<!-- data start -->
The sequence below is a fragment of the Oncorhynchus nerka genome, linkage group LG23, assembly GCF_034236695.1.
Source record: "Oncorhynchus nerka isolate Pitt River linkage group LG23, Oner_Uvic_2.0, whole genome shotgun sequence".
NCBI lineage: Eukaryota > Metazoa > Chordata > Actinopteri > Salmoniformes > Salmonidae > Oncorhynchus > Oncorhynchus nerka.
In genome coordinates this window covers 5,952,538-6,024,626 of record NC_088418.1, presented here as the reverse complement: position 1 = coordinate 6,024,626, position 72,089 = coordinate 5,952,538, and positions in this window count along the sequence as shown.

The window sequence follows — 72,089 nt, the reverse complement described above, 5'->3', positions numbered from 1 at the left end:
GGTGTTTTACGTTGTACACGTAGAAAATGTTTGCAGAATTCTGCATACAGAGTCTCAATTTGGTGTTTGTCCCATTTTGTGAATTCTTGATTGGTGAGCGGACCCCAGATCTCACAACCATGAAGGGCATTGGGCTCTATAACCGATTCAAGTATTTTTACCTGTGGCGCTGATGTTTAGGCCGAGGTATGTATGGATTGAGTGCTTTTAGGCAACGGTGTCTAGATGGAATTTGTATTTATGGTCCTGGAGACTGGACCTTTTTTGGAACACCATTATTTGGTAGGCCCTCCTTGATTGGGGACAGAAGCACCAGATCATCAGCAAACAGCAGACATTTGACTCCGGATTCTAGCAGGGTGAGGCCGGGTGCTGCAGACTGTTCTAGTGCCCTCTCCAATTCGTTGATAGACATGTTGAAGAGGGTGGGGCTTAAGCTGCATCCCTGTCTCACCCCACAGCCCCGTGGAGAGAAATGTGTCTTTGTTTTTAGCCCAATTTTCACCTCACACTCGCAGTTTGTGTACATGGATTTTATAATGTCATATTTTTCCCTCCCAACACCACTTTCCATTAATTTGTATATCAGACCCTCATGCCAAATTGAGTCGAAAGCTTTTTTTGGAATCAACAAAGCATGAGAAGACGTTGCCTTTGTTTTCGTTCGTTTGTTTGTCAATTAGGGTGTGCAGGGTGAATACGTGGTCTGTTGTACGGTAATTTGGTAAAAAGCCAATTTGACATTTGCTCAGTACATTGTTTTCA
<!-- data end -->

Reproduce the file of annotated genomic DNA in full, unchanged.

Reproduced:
The sequence below is a fragment of the Oncorhynchus nerka genome, linkage group LG23, assembly GCF_034236695.1.
Source record: "Oncorhynchus nerka isolate Pitt River linkage group LG23, Oner_Uvic_2.0, whole genome shotgun sequence".
NCBI lineage: Eukaryota > Metazoa > Chordata > Actinopteri > Salmoniformes > Salmonidae > Oncorhynchus > Oncorhynchus nerka.
In genome coordinates this window covers 5,952,538-6,024,626 of record NC_088418.1, presented here as the reverse complement: position 1 = coordinate 6,024,626, position 72,089 = coordinate 5,952,538, and positions in this window count along the sequence as shown.

The window sequence follows — 72,089 nt, the reverse complement described above, 5'->3', positions numbered from 1 at the left end:
GGTGTTTTACGTTGTACACGTAGAAAATGTTTGCAGAATTCTGCATACAGAGTCTCAATTTGGTGTTTGTCCCATTTTGTGAATTCTTGATTGGTGAGCGGACCCCAGATCTCACAACCATGAAGGGCATTGGGCTCTATAACCGATTCAAGTATTTTTACCTGTGGCGCTGATGTTTAGGCCGAGGTATGTATGGATTGAGTGCTTTTAGGCAACGGTGTCTAGATGGAATTTGTATTTATGGTCCTGGAGACTGGACCTTTTTTGGAACACCATTATTTGGTAGGCCCTCCTTGATTGGGGACAGAAGCACCAGATCATCAGCAAACAGCAGACATTTGACTCCGGATTCTAGCAGGGTGAGGCCGGGTGCTGCAGACTGTTCTAGTGCCCTCTCCAATTCGTTGATAGACATGTTGAAGAGGGTGGGGCTTAAGCTGCATCCCTGTCTCACCCCACAGCCCCGTGGAGAGAAATGTGTCTTTGTTTTTAGCCCAATTTTCACCTCACACTCGCAGTTTGTGTACATGGATTTTATAATGTCATATTTTTCCCTCCCAACACCACTTTCCATTAATTTGTATATCAGACCCTCATGCCAAATTGAGTCGAAAGCTTTTTTTGGAATCAACAAAGCATGAGAAGACGTTGCCTTTGTTTTCGTTCGTTTGTTTGTCAATTAGGGTGTGCAGGGTGAATACGTGGTCTGTTGTACGGTAATTTGGTAAAAAGCCAATTTGACATTTGCTCAGTACATTGTTTTCA